Internet Addiction and Fear of Missing Out: The Gender Difference of Tertiary Students in Ghana

Internet Addiction and Fear of Missing Out: The Gender Difference of Tertiary Students in Ghana

Joseph Kofi Wireko (Aalborg University, Denmark)
DOI: 10.4018/978-1-5225-8900-6.ch016
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Smartphones and the evolution of new ICTs have enabled people, especially the youth, to stay connected to their social and professional network. This has resulted in compulsive checking for status updates and messages, for fear of missing out (FOMO). FOMO, which is a form of internet addiction, has its downside among students. This chapter is an empirical study that seeks to examine the disruptive effect of FOMO on the academic performance of students. Four hundred twenty-two university students were surveyed on their use of internet (social media services) and its result on their academic activities. A Likert scale was used to measure their use of the internet (social media) and its relationship with their academic performance. Chi-square and factor analysis were conducted. The results showed that continuous use of internet had negative effect on students' academic performance and it affected the female students more than their male counterparts. Tertiary institutions should intensify guidance and counselling sessions for students in order to mitigate the negative effects of use of internet on students.
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The invention of Internet has brought various advantages and opportunities in almost every field. The Internet and social media have now taken major aspect of our daily life, especially in the area of education. The primary aim of Internet is sharing of information which is an important aspect in the educational sector. In recent times, people do not have to search for library and in books to get information, which was time-consuming and stressful. With a wealth of and abundant electronic library online, a click of the mouse button will download massive information and literature that will overwhelm you.

Several studies have been done to show the positive effect or impact of Internet (social media) on students. Barhoumi (2015), in a study, showed how the use of WhatsApp, a social media platform helped students to learn and interact in various contexts and thereby contributing to their academic work. In addition, some studies have also shown that the appropriate use of social media networks (Internet) can encourage students by providing an engaging forum through which they can explore their reflective practice and issues of professionalism and privacy (Brown, 2010). Other benefits such as online examination, teaching and learning materials (e-learning), research and many more provide endless opportunities to students and the academia in general. Apart from the use of Internet in education, students also benefit in using the Internet to shop online for everything they want without going outside to stores and super markets, play games and other entertainment to reduce academic pressure, look for jobs, conduct financial activities, check for bus schedules and book bus or transportation tickets online.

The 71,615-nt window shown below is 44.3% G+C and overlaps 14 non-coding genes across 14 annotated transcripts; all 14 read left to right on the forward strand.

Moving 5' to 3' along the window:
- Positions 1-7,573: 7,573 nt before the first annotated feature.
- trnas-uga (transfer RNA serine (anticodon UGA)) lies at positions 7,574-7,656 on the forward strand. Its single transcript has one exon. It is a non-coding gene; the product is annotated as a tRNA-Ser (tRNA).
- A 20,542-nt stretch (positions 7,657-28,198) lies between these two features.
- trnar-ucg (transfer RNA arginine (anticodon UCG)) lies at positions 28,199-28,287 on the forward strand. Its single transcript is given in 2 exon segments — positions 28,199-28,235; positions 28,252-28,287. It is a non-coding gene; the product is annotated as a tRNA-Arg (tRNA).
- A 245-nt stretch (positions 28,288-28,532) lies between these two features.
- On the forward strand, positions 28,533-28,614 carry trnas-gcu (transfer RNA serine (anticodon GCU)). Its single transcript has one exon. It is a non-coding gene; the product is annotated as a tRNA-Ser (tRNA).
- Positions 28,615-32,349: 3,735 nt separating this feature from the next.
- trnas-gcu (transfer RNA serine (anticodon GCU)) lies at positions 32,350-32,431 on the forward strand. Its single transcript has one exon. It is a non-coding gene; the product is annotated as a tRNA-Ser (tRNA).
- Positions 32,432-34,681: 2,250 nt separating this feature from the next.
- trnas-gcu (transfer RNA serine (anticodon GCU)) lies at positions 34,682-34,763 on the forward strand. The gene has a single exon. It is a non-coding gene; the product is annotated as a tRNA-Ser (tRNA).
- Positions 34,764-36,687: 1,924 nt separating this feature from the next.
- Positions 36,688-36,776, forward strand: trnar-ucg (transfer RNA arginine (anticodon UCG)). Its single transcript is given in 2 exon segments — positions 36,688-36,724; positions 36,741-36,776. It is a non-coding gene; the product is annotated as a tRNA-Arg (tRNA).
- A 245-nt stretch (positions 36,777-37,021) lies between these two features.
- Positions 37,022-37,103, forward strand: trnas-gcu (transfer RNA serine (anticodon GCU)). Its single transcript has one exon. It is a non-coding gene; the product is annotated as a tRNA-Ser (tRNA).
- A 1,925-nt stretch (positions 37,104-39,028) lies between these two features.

Notwithstanding these great advantages of the Internet to students, there are those who think that the Internet is rather disruptive and has the potential to cause harm in the very long term to the academic performance of students by making them addictive and dependent (Andreassen, Pallesen, & Griffiths, 2017; Alkhalaf, 2018). Some researchers have even identified Internet addiction (IA) as a significant public health threat and have recommended that Internet addiction is included in the Diagnostic and Statistical Manual of Mental Disorders (DSM) as a mental illness (Al-Hadrawi, 2018, Shao, Zheng, & Wang, 2018).

Although, Social media addiction is now observed to a greater extent among the younger generation, especially teenagers and the early adults in secondary and tertiary institutions, it is still not considered as a mental disorder that impairs students’ academic performance (Al-Menayes, 2015). While, special clinics have been set up in most countries to deal with substance abuse, none have been established to deal with Internet addiction or abuse in African countries in general and Ghana in particular. For example, in South Korea, home of the world's most connected population, have since 2015 set up digital detox camps to treat thousands of children (Kim Se-jeong, 2015). It was not until 2016 that the first Internet addiction clinic in Africa was set up in Algeria to deal with the menace when the government saw it as a national problem (Djamila, 2016). To date, there is no known of such dedicated unit set up to deal with Internet addiction in Ghana.

Fear of missing out (FOMO), formerly known as “keeping up with the Joneses” is a psychological dependence on being online which could result in anxiety when one feels disconnected, thereby leading to a fear of missing out (Jonathan, 1998; Song, Larose, Eastin, & Lin, 2004). The word addiction is not only confined to substance abuse as “when talking about addiction, people usually think about tobacco, drugs, or alcohol dependency but also with the use of the Internet, especially the ‘magic blue’ of Facebook,” For some users, going online is as important in their life as breathing, eating, or sleeping thus literally putting their life at risk (Djamila, 2016). It has been magnified by the new technology of Internet and of Facebook, Twitter, WhatsApp, Instagram, Telegram etc.

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